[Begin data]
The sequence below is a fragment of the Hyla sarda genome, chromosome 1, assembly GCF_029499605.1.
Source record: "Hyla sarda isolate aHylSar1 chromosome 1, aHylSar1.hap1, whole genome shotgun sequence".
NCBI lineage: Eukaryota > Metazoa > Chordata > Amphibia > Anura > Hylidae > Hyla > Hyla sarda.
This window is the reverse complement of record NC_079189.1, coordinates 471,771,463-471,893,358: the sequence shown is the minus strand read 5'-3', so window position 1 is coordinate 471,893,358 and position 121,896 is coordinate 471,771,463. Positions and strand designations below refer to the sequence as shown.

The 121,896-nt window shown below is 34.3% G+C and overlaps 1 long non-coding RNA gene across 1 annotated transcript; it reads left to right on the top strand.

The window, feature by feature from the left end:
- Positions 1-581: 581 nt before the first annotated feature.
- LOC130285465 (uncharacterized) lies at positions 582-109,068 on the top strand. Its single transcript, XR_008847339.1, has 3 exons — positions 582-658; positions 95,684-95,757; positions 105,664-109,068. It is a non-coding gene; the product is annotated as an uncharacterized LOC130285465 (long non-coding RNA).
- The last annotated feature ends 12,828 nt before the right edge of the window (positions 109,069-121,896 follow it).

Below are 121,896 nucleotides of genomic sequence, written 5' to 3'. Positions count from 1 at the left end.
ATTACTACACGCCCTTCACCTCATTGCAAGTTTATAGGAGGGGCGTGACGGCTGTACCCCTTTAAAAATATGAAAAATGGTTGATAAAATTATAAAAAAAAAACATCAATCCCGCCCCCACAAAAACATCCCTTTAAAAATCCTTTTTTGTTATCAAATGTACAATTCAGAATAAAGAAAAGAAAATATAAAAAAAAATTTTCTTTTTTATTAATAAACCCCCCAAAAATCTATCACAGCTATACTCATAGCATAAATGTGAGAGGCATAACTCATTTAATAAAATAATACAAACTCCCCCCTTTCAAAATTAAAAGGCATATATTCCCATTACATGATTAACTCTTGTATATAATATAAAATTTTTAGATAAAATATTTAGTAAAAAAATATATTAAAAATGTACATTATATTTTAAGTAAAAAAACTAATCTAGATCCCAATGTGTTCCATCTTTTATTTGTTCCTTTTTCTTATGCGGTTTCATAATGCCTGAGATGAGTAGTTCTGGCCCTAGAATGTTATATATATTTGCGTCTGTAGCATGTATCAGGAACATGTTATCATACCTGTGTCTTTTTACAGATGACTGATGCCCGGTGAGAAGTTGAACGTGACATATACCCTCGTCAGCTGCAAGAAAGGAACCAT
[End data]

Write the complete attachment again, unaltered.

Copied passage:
The sequence below is a fragment of the Hyla sarda genome, chromosome 1, assembly GCF_029499605.1.
Source record: "Hyla sarda isolate aHylSar1 chromosome 1, aHylSar1.hap1, whole genome shotgun sequence".
NCBI lineage: Eukaryota > Metazoa > Chordata > Amphibia > Anura > Hylidae > Hyla > Hyla sarda.
This window is the reverse complement of record NC_079189.1, coordinates 471,771,463-471,893,358: the sequence shown is the minus strand read 5'-3', so window position 1 is coordinate 471,893,358 and position 121,896 is coordinate 471,771,463. Positions and strand designations below refer to the sequence as shown.

The 121,896-nt window shown below is 34.3% G+C and overlaps 1 long non-coding RNA gene across 1 annotated transcript; it reads left to right on the top strand.

The window, feature by feature from the left end:
- Positions 1-581: 581 nt before the first annotated feature.
- LOC130285465 (uncharacterized) lies at positions 582-109,068 on the top strand. Its single transcript, XR_008847339.1, has 3 exons — positions 582-658; positions 95,684-95,757; positions 105,664-109,068. It is a non-coding gene; the product is annotated as an uncharacterized LOC130285465 (long non-coding RNA).
- The last annotated feature ends 12,828 nt before the right edge of the window (positions 109,069-121,896 follow it).

Below are 121,896 nucleotides of genomic sequence, written 5' to 3'. Positions count from 1 at the left end.
ATTACTACACGCCCTTCACCTCATTGCAAGTTTATAGGAGGGGCGTGACGGCTGTACCCCTTTAAAAATATGAAAAATGGTTGATAAAATTATAAAAAAAAAACATCAATCCCGCCCCCACAAAAACATCCCTTTAAAAATCCTTTTTTGTTATCAAATGTACAATTCAGAATAAAGAAAAGAAAATATAAAAAAAAATTTTCTTTTTTATTAATAAACCCCCCAAAAATCTATCACAGCTATACTCATAGCATAAATGTGAGAGGCATAACTCATTTAATAAAATAATACAAACTCCCCCCTTTCAAAATTAAAAGGCATATATTCCCATTACATGATTAACTCTTGTATATAATATAAAATTTTTAGATAAAATATTTAGTAAAAAAATATATTAAAAATGTACATTATATTTTAAGTAAAAAAACTAATCTAGATCCCAATGTGTTCCATCTTTTATTTGTTCCTTTTTCTTATGCGGTTTCATAATGCCTGAGATGAGTAGTTCTGGCCCTAGAATGTTATATATATTTGCGTCTGTAGCATGTATCAGGAACATGTTATCATACCTGTGTCTTTTTACAGATGACTGATGCCCGGTGAGAAGTTGAACGTGACATATACCCTCGTCAGCTGCAAGAAAGGAACCAT